ICD-9 Diagnosis Code 268.1

Rickets, late effect

Diagnosis Code 268.1

ICD-9: 268.1
Short Description: Rickets, late effect
Long Description: Rickets, late effect
This is the 2014 version of the ICD-9-CM diagnosis code 268.1

Code Classification
  • Endocrine, nutritional and metabolic diseases, and immunity disorders
    • Nutritional deficiencies (260-269)
      • 268 Vitamin D deficiency

Information for Medical Professionals

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Index of Diseases and Injuries
References found for the code 268.1 in the Index of Diseases and Injuries:

Information for Patients


Also called: Rachitis

Rickets causes soft, weak bones in children. It usually occurs when they do not get enough vitamin D, which helps growing bones absorb the minerals calcium and phosphorous. It can also happen when calcium or phosphorus levels are too low.

Your child might not get enough vitamin D if he or she

  • Has dark skin
  • Spends too little time outside
  • Has on sunscreen all the time when out of doors
  • Doesn't eat foods containing vitamin D because of lactose intolerance or a strict vegetarian diet
  • Is breastfed without receiving vitamin D supplements
  • Can't make or use vitamin D because of a medical disorder such as celiac disease

In addition to dietary rickets, children can get an inherited form of the disease. Symptoms include bone pain or tenderness, impaired growth, and deformities of the bones and teeth. Your child's doctor uses lab and imaging tests to make the diagnosis. Treatment is replacing the calcium, phosphorus, or vitamin D that are lacking in the diet. Rickets is rare in the United States.

  • Rickets

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Vitamin D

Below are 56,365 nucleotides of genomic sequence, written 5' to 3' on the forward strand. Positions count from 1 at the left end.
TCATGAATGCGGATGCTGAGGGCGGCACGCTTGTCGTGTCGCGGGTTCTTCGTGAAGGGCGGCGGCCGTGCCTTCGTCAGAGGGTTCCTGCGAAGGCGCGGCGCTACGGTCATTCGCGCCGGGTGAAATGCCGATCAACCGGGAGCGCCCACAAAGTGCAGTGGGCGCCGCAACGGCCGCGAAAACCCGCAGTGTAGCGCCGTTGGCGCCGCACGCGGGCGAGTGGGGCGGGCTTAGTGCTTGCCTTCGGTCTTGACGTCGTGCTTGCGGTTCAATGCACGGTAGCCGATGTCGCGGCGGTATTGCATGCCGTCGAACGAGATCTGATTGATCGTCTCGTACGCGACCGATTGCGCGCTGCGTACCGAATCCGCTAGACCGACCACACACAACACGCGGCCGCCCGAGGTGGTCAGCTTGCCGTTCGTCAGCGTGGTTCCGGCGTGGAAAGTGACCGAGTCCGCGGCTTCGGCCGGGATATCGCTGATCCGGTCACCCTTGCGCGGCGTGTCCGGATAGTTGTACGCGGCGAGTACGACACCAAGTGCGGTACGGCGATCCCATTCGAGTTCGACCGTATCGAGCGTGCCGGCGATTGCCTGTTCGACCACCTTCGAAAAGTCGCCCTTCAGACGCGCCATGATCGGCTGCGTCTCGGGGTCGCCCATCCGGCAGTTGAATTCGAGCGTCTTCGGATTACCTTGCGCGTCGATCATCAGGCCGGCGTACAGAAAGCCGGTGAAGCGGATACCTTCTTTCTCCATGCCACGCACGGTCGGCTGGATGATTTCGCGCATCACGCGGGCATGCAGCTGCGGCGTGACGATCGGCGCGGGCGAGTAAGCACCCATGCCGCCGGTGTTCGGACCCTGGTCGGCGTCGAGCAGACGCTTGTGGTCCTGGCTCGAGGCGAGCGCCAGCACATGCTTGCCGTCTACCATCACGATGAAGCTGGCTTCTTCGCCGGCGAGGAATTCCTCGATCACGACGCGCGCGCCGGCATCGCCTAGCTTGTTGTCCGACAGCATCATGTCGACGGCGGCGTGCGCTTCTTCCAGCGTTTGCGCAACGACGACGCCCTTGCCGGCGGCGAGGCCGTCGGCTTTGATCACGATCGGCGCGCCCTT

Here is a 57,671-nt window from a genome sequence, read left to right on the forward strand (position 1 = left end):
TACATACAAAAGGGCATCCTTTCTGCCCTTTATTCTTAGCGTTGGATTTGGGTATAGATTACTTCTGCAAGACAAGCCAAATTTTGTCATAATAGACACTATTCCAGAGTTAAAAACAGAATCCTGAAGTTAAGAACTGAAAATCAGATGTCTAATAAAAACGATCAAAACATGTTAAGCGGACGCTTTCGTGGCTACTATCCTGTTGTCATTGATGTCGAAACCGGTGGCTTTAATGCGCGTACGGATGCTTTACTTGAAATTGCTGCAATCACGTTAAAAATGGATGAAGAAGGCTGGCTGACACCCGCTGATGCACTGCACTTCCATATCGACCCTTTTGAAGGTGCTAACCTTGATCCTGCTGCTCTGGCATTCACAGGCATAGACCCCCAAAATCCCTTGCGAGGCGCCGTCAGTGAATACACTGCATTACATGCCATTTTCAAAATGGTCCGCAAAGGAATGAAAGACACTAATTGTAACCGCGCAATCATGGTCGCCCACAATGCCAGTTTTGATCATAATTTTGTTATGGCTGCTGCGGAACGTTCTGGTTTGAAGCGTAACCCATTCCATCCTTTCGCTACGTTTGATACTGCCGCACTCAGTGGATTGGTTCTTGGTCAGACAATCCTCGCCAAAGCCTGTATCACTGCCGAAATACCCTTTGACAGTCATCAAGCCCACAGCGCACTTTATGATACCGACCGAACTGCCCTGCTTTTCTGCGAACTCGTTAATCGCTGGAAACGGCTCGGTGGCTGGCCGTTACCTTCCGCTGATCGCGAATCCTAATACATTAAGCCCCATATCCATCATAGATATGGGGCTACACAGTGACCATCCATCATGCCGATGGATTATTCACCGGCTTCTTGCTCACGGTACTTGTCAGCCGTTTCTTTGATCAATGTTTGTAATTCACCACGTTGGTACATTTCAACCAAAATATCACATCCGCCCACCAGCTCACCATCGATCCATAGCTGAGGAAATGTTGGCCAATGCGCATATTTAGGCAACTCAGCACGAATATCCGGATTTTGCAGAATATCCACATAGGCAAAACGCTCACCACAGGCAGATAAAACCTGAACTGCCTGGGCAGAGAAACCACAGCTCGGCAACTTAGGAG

Also called: Cholecalciferol, Ergocalciferol

Vitamin D helps your body absorb calcium. Calcium is one of the main building blocks of bone. A lack of vitamin D can lead to bone diseases such as osteoporosis or rickets. Vitamin D also has a role in your nerve, muscle, and immune systems.

You can get vitamin D in three ways: through your skin, from your diet, and from supplements. Your body forms vitamin D naturally after exposure to sunlight. However, too much sun exposure can lead to skin aging and skin cancer. So many people try to get their vitamin D from other sources.

Vitamin D-rich foods include egg yolks, saltwater fish, and liver. Some other foods, like milk and cereal, often have added vitamin D.

You can also take vitamin D supplements. Check with your health care provider to see how much you should take. People who might need extra vitamin D include

  • Seniors
  • Breastfed infants
  • People with dark skin
  • People with certain conditions, such as liver diseases, cystic fibrosis and Crohn's disease
  • People who are obese or have had gastric bypass surgery

NIH: National Institutes of Health Office of Dietary Supplements

  • 25-hydroxy vitamin D test
  • Calcium, vitamin D, and your bones
  • Hypervitaminosis D
  • Vitamin D

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